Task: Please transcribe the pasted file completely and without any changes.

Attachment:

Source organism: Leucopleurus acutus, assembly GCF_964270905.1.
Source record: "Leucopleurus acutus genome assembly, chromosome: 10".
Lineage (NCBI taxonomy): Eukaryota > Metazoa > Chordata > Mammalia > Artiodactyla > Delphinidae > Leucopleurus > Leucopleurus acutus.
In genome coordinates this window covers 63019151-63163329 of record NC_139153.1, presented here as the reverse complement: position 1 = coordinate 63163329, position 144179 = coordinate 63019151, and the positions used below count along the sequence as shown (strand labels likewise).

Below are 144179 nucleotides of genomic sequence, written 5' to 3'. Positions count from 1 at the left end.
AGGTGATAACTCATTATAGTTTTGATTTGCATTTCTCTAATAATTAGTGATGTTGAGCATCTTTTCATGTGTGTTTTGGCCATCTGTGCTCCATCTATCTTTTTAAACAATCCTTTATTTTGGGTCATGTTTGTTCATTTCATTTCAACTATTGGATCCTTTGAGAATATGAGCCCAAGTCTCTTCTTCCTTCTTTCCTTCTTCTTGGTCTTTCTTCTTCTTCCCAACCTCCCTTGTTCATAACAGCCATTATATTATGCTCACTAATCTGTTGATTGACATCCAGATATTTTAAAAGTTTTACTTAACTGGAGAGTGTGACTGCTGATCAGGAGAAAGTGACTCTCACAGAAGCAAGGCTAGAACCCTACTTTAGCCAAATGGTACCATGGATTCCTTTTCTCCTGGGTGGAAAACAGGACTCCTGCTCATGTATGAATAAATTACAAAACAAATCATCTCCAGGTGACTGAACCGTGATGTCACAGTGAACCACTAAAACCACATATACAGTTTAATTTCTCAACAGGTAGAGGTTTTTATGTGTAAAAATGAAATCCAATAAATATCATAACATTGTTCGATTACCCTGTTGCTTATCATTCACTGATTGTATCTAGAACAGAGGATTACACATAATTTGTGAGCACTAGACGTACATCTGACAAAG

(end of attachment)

Source organism: Leucopleurus acutus, assembly GCF_964270905.1.
Source record: "Leucopleurus acutus genome assembly, chromosome: 10".
Lineage (NCBI taxonomy): Eukaryota > Metazoa > Chordata > Mammalia > Artiodactyla > Delphinidae > Leucopleurus > Leucopleurus acutus.
In genome coordinates this window covers 63019151-63163329 of record NC_139153.1, presented here as the reverse complement: position 1 = coordinate 63163329, position 144179 = coordinate 63019151, and the positions used below count along the sequence as shown (strand labels likewise).

Below are 144179 nucleotides of genomic sequence, written 5' to 3'. Positions count from 1 at the left end.
AGGTGATAACTCATTATAGTTTTGATTTGCATTTCTCTAATAATTAGTGATGTTGAGCATCTTTTCATGTGTGTTTTGGCCATCTGTGCTCCATCTATCTTTTTAAACAATCCTTTATTTTGGGTCATGTTTGTTCATTTCATTTCAACTATTGGATCCTTTGAGAATATGAGCCCAAGTCTCTTCTTCCTTCTTTCCTTCTTCTTGGTCTTTCTTCTTCTTCCCAACCTCCCTTGTTCATAACAGCCATTATATTATGCTCACTAATCTGTTGATTGACATCCAGATATTTTAAAAGTTTTACTTAACTGGAGAGTGTGACTGCTGATCAGGAGAAAGTGACTCTCACAGAAGCAAGGCTAGAACCCTACTTTAGCCAAATGGTACCATGGATTCCTTTTCTCCTGGGTGGAAAACAGGACTCCTGCTCATGTATGAATAAATTACAAAACAAATCATCTCCAGGTGACTGAACCGTGATGTCACAGTGAACCACTAAAACCACATATACAGTTTAATTTCTCAACAGGTAGAGGTTTTTATGTGTAAAAATGAAATCCAATAAATATCATAACATTGTTCGATTACCCTGTTGCTTATCATTCACTGATTGTATCTAGAACAGAGGATTACACATAATTTGTGAGCACTAGACGTACATCTGACAAAG